Read: How to Get Your Dream Business Analyst Jobs With the Right Skills Set?

PESTLE Analysis

The main factors which are involved as known as PESTLE, referring to:

  • Political: This refers to government policies and initiatives
  • Economic: This refers to the developing economic conditions in the country and internationally. Interest rates, inflation, cost of labor, energy, etc. are vital factors.
  • Social: This revolves around the population, culture, education, media, lifestyles, etc.
  • Technological: All kinds of innovations and breakthroughs in technology:
  • Legal: This stands for all the laws of the land, especially regarding businesses, work-culture, employee welfare, etc.
  • Environmental: This stands to check the impact of the business on the environment like pollution, recycling, waste, etc.

Business Analyst Framework

The whole business analysis framework is divided into five sections. In each of this section, a business analyst identifies, analyses and makes a note of all the requirements. There are many subtasks associated with each of these sections, which will, in return, help the business analyst to document the same requirements from different business owners and stakeholders.

Business Analyst Framework

  • Investigation of the Situation: Being the first step, it is highly important. It helps the analyst to focus on the present issues facing the business. One has to keep a broad scope to ensure that the issue at hand is properly analyzed. The business analyst has to remember that he or she should never rush to conclusions without actually going through a process.
  • Perspectives: This is more of an understanding of the business owners and other stakeholders. A business analyst has to consider and understand their views and perspectives on the issues under the lens. It is a critical task as the BA has to manage all the stakeholders and primarily consider the one who has the decision-making authority. However, this means that the comments from all the stakeholders have to be duly respected.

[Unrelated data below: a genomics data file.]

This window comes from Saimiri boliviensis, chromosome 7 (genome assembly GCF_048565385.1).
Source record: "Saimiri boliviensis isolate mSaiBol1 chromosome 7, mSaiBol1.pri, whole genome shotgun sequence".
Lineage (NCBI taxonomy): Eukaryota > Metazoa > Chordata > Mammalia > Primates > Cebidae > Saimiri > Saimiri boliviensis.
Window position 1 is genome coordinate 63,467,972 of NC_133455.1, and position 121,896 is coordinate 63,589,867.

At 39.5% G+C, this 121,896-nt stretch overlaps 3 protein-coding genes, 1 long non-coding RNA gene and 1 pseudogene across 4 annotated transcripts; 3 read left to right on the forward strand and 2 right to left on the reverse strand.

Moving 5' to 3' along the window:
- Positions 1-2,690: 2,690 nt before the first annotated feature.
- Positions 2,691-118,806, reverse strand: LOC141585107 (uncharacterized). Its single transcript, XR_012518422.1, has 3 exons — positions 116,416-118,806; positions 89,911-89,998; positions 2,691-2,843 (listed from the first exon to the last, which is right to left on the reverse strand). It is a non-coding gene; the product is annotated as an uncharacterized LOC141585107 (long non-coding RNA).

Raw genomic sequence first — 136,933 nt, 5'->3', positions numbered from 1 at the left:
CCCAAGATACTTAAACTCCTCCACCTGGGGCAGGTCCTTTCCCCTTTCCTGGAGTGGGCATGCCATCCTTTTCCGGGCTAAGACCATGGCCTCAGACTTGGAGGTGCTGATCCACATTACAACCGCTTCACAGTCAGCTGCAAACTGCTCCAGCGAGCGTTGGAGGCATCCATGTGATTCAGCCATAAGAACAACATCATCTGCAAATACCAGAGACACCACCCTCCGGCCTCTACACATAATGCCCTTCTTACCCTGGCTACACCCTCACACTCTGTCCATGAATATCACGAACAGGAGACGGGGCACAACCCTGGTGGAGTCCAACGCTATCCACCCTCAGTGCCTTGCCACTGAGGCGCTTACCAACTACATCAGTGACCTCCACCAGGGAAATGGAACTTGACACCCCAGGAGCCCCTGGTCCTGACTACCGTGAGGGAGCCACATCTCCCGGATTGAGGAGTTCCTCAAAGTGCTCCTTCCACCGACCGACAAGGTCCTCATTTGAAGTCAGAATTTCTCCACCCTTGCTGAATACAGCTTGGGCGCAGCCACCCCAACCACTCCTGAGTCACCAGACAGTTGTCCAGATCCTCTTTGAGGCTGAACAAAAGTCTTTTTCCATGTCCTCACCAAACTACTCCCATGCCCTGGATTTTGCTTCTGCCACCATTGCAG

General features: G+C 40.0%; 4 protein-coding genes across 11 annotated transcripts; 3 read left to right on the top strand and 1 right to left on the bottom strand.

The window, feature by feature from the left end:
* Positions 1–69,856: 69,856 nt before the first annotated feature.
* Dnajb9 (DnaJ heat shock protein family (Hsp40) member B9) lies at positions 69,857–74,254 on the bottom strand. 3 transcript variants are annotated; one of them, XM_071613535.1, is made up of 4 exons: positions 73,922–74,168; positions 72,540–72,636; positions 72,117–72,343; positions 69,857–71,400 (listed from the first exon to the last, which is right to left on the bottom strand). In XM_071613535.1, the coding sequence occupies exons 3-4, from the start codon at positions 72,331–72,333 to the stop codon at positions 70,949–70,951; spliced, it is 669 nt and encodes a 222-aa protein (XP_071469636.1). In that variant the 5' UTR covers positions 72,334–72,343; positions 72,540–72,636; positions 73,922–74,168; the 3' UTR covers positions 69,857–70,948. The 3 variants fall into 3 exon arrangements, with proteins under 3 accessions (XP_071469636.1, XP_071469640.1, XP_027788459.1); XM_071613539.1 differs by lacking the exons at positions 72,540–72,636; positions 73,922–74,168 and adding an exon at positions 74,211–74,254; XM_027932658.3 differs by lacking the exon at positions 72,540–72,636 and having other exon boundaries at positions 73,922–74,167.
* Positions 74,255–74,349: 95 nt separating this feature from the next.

• Analysis of Needs: this refers to the analysis of the current system and discussing the improvements and enhancements which can be made to the current business. A gap analysis is also carried out to churn out the missing links between the current and the required output in productivity.
  • Evaluation of Options: This stage involves evaluation of all the possible options which are mentioned under the process. The improvements are analyzed by comparing the present systems with the ones which are desired.
  • Definition of Requirements: this comprises detailed documentation for the analyst. BA is supposed to spend valuable time for writing the necessary requirements by discussing the same with the primary stakeholders.

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Conclusion

The main purpose of the business analysis framework is to make sure that all the business processes are streamlined and carried out with ease. It also reflects on all the techniques which can be used by business analysts for the gathering of requirements and for carrying out different aspects of analysis. A good business analyst always adheres to the fundamentals of the basic framework. His role is basically to make the client and the customer happy by ensuring their requirements have been met. The whole process works fine is the prime responsibility of the analyst.

At Janbask Training, we try to cover all aspects of the business analyst profile to make you job-ready. You may visit the www.janbasktraining.com for more information about our courses.


    Janbask Training

    JanBask Training is a leading Global Online Training Provider through Live Sessions. The Live classes provide a blended approach of hands on experience along with theoretical knowledge which is driven by certified professionals.